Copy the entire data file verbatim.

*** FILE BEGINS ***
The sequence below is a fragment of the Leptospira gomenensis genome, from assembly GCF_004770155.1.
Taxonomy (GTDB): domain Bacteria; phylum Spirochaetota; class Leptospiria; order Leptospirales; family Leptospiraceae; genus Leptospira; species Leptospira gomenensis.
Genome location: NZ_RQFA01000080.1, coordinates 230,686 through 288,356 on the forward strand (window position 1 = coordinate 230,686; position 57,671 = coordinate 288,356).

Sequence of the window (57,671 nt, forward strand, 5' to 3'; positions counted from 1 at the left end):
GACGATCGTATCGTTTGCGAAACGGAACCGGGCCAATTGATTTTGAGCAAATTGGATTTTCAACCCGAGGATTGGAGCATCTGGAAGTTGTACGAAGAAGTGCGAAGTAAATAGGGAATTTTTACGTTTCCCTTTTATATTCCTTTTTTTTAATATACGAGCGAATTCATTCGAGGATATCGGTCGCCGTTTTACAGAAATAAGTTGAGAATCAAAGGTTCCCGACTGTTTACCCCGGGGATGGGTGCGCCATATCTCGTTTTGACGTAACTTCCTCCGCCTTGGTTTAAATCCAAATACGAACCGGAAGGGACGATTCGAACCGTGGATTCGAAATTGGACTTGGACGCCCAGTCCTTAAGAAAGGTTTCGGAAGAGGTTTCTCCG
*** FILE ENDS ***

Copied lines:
The sequence below is a fragment of the Leptospira gomenensis genome, from assembly GCF_004770155.1.
Taxonomy (GTDB): domain Bacteria; phylum Spirochaetota; class Leptospiria; order Leptospirales; family Leptospiraceae; genus Leptospira; species Leptospira gomenensis.
Genome location: NZ_RQFA01000080.1, coordinates 230,686 through 288,356 on the forward strand (window position 1 = coordinate 230,686; position 57,671 = coordinate 288,356).

Sequence of the window (57,671 nt, forward strand, 5' to 3'; positions counted from 1 at the left end):
GACGATCGTATCGTTTGCGAAACGGAACCGGGCCAATTGATTTTGAGCAAATTGGATTTTCAACCCGAGGATTGGAGCATCTGGAAGTTGTACGAAGAAGTGCGAAGTAAATAGGGAATTTTTACGTTTCCCTTTTATATTCCTTTTTTTTAATATACGAGCGAATTCATTCGAGGATATCGGTCGCCGTTTTACAGAAATAAGTTGAGAATCAAAGGTTCCCGACTGTTTACCCCGGGGATGGGTGCGCCATATCTCGTTTTGACGTAACTTCCTCCGCCTTGGTTTAAATCCAAATACGAACCGGAAGGGACGATTCGAACCGTGGATTCGAAATTGGACTTGGACGCCCAGTCCTTAAGAAAGGTTTCGGAAGAGGTTTCTCCG